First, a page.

09/28/2009 05:12 am ET Updated May 25, 2011

Growing Businesses in African Soil

This is the first in a series of comments I will make about agricultural development in the developing world.

The buzz these days about sub-Saharan Africa is that it's becoming cool to care what happens there. Out of a hodgepodge of dictators, civil wars, droughts, and corruption, is emerging one democratically elected government after the other. Peace treaties, sometimes tenuous, are breaking out all over. Trade missions abound from western countries, each holding the promise of new capital investments. And, to cap off this new cache, we now have an American president using his bully pulpit to inject life into a dramatic policy shift that could infuse the continent with billions of US dollars for training, equipment, guidance, seeds, fertilizer, and access to markets: Agricultural development.

The importance of agriculture in the evolution of Africa's economy cannot be overstated. With so much energy expended by Africans simply trying to feed themselves to keep from starving there is precious little time or energy for economic development. When you sap the strength of a people struggling to stay alive it's difficult to think in terms of economic expansion.

Obama's Dramatic Announcement
At the G-8 meeting in July at L'Aquila, Italy President Obama committed $3.5 billion over three years -- subject to Congressional approval -- to renew American leadership in the effort to end global hunger and poverty. Here is a link to his statement: It shook up aid organizations worldwide because this marked a shift from public policy that had existed since the 1980s when western governments decided it would be better to create jobs in urban areas and let people buy food than to keep spending money to help them grow their own food. This policy proved disastrously misguided. The effect was people starving in the cities without either jobs or food exacerbated by people starving in the countryside because of the collapse in developmental agricultural aid.

Clearly there's a lot of news these days and this policy change only adds to the clutter. But so little attention has been paid to it that the risk is high of the moment passing into history without creating the political will necessary to insure its funding. The implications are mind boggling. Failure to execute Obama's $3.5 billion pledge will jeopardize the lives of hundreds of millions of Africans.

Emergency Aid versus Developmental Aid
On the socially responsible side is concern for the lives of these people who exist at "the base of the pyramid" (BOP). There are agencies and NGOs which deal with that problem every minute of every day. The UN World Food Programme, for instance, delivers 90% of its food to people who will die by tomorrow if they aren't fed today. But that is emergency aid and what the president's initiative addresses is developmental aid. Emergency aid takes on a life of its own in the minds of well-meaning people who contribute to disaster relief out a sense of humanity. Developmental aid depends on completely different impulses and exists as the result of a dramatically different skill set.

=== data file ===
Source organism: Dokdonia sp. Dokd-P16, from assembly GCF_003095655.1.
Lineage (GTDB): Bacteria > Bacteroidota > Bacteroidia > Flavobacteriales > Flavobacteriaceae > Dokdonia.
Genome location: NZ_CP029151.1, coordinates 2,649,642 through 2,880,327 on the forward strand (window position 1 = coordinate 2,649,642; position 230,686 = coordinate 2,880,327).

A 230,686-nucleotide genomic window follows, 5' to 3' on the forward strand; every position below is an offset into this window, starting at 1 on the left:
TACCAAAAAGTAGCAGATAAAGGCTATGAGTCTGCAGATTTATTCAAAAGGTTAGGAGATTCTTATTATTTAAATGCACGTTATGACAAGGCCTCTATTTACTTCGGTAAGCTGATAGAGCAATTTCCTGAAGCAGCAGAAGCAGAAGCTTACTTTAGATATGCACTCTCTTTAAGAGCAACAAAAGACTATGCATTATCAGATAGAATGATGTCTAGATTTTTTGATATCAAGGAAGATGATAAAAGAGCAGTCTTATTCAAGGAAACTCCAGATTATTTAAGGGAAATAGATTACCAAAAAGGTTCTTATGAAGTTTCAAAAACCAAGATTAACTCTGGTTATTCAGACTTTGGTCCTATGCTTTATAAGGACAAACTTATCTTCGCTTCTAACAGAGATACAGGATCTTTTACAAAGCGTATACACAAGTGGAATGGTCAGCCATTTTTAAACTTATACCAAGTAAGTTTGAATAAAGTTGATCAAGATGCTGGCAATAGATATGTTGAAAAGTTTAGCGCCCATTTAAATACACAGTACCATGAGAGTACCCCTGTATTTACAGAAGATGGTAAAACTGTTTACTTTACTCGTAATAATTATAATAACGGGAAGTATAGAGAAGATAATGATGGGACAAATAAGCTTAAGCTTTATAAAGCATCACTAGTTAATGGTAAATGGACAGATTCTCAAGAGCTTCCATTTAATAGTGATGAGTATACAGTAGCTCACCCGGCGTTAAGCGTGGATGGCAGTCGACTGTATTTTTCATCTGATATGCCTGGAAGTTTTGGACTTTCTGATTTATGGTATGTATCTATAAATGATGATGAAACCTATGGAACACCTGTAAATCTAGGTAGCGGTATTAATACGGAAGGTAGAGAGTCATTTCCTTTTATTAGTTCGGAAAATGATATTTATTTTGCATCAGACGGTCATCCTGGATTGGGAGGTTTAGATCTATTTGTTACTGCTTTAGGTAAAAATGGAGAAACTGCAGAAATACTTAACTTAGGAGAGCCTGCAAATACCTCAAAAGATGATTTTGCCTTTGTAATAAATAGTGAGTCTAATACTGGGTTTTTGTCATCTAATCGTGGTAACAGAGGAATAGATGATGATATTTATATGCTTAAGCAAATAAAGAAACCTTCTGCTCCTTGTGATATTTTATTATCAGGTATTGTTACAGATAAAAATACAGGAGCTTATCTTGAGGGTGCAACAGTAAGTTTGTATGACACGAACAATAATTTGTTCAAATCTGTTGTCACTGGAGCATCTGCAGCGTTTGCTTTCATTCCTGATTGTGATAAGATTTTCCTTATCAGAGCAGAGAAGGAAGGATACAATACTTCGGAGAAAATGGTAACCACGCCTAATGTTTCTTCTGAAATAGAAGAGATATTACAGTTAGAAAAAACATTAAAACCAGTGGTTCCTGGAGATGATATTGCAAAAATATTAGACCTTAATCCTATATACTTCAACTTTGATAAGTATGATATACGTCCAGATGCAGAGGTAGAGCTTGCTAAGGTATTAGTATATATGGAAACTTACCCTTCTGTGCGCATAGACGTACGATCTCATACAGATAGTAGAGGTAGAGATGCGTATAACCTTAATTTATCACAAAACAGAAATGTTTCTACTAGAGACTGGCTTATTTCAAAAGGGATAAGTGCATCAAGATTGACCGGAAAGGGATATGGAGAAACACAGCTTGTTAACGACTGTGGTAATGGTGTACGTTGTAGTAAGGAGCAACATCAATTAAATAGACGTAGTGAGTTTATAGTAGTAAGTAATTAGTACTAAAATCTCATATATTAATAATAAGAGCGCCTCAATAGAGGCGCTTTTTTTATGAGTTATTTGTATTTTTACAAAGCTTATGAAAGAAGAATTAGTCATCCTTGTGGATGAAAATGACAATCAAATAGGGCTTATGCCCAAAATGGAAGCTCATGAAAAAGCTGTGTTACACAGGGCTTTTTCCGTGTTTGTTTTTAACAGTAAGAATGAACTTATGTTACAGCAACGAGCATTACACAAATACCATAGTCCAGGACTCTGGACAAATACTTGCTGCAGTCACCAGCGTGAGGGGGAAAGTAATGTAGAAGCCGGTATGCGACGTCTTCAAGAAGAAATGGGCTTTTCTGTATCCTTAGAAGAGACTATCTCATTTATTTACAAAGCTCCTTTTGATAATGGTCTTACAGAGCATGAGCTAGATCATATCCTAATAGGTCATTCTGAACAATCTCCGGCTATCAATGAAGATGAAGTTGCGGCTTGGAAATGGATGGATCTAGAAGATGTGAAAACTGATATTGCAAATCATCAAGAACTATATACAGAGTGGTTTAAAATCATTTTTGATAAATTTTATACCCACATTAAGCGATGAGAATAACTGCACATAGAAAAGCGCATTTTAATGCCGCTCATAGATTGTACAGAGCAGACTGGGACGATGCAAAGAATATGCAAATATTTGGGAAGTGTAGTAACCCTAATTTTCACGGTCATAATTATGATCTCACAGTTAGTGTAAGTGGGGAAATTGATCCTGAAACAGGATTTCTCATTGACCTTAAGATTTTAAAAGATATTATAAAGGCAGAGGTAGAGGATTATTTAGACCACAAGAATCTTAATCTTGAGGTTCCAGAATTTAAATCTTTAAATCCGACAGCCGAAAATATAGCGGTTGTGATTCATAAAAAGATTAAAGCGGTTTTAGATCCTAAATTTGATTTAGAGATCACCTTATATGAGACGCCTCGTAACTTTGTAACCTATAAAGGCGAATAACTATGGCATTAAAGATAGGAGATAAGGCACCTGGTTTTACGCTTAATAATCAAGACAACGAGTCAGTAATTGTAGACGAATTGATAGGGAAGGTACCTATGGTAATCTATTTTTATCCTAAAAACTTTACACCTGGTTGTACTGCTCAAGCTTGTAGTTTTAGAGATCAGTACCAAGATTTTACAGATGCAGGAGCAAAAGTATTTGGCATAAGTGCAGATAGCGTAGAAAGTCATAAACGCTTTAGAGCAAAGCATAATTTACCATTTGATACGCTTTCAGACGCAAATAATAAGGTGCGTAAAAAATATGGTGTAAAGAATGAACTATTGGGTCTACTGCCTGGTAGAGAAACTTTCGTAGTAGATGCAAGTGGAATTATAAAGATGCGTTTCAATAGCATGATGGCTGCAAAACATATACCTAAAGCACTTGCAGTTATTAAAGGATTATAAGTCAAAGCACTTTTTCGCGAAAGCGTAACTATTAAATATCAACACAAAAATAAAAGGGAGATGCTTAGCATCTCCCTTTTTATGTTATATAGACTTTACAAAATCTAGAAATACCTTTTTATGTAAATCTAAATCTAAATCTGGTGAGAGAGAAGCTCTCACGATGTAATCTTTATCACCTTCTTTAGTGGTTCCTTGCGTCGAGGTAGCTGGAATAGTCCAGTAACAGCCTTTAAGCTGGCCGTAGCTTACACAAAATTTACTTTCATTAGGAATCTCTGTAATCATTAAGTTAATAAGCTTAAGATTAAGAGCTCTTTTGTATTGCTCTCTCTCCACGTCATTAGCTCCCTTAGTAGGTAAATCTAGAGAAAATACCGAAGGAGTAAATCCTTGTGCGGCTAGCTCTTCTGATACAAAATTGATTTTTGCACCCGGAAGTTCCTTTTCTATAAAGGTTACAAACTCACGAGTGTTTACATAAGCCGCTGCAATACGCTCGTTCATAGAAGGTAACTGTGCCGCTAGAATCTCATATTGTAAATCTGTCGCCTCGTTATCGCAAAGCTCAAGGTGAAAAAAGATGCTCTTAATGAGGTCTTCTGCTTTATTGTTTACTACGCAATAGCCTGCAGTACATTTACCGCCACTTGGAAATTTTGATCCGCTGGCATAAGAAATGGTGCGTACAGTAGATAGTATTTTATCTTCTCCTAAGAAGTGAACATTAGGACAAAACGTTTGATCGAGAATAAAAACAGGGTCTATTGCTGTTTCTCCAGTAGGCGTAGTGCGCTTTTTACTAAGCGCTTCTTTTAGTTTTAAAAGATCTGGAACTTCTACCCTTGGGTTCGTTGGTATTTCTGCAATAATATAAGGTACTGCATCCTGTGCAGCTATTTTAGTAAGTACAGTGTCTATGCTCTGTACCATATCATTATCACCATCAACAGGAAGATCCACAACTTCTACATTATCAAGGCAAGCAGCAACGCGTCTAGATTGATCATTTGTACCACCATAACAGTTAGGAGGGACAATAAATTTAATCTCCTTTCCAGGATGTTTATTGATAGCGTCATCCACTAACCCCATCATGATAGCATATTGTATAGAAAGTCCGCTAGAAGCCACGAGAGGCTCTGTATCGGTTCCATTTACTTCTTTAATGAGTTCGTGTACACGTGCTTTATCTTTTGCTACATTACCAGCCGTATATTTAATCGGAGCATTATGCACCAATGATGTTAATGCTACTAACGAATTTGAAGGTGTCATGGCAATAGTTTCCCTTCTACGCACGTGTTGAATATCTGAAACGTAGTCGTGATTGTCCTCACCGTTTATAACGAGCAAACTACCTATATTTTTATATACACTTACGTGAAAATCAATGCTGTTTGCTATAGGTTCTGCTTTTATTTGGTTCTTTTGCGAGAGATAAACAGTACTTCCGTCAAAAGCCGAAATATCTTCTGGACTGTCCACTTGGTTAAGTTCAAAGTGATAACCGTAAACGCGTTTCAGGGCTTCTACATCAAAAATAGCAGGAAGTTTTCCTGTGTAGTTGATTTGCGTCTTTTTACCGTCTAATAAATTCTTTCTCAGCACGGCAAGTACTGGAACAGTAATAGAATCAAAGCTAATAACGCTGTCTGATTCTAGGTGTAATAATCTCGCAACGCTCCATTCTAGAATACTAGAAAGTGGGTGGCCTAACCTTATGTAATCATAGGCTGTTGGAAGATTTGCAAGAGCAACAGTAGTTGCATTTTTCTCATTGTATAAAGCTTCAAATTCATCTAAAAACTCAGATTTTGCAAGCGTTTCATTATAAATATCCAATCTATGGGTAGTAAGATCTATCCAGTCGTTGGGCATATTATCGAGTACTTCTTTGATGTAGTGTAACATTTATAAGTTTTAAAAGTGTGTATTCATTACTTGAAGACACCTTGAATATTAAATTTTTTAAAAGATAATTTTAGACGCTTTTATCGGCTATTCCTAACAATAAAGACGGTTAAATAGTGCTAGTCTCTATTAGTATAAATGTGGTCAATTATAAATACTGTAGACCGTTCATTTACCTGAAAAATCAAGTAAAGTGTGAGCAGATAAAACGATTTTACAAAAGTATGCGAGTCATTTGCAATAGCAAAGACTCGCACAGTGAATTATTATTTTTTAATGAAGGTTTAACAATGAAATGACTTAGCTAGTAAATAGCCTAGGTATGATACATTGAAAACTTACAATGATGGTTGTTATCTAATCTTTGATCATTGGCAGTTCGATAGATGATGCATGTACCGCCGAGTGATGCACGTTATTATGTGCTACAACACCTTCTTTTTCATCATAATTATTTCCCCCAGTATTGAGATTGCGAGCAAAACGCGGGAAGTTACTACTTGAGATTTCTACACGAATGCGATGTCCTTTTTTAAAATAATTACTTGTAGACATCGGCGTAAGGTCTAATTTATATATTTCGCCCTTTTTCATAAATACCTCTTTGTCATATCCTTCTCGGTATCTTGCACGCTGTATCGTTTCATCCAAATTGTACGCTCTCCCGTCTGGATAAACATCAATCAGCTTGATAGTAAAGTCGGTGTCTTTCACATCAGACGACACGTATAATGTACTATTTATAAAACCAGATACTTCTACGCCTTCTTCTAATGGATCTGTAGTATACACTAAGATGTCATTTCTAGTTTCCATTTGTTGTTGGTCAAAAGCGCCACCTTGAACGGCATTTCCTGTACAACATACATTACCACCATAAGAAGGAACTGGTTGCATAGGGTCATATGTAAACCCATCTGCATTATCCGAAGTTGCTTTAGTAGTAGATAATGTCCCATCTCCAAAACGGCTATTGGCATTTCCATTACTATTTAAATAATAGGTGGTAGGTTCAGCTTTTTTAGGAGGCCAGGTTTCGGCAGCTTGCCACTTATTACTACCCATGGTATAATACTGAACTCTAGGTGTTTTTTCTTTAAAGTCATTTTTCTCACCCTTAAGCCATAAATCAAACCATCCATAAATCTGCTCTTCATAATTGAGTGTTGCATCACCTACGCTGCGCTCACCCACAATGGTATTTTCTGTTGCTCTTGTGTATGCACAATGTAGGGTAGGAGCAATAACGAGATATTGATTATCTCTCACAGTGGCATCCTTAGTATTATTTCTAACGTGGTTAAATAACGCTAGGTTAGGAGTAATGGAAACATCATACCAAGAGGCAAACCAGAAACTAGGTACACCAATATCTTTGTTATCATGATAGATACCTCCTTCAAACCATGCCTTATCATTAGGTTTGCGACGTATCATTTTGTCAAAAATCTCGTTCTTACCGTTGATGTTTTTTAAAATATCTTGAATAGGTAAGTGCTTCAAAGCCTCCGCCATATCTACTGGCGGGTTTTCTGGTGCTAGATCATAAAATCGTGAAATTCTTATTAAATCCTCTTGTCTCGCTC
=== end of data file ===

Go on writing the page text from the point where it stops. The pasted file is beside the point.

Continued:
Emergency aid is simple: Victims of a tsunami need food, clothing and medical supplies now, so well meaning people reach deep and feel good when they see aid workers rushing pallets of relief supplies to the disaster site. Developmental aid has to work its way through Congressional committees and then, with the dollars that survive in competition with every other worthy cause that passes through Congress, it takes years to build out the programs before measuring results. Developmental aid requires political will that has to transcend election cycles; emergency aid funded today can be delivered tomorrow.

Who says we're all connected to the poor?
But, there is a dirty little secret about developmental aid that is considered unseemly to discuss in polite society. We can make money off these people. We can prosper by making them self-sufficient. If we only elevate the BOP to a level of self-sufficiency by providing them with better seeds and training that produce greater yields, we can re-allocate that next $3.5 billion to our own infrastructure, schools and hospitals. But, even better than that, if we can just get them and their countrymen a bit higher on the socio-economic ladder we can sell them our stuff.

People who don't have to spend all of their time making food to stay alive become more productive in other ways that create disposable income. They start to demand things like education, health care, shoes, and more sophisticated farm equipment. We can supply all those needs. Certainly we will have to compete with every other country in the world but, who is better at Yankee ingenuity than Yankees?

Looking out for Number One
Entrepreneurship is as American as Alexander Hamilton. We love nothing better in business than to shift paradigms, to embrace risk as though it were the palm of Adam Smith's invisible hand. It's in our own self-interest to jump start agricultural development with the goal of creating markets for ourselves. Public/private partnerships should be crawling all over this opportunity, but barely a word has been written outside of the trade papers.

I'm going to change that.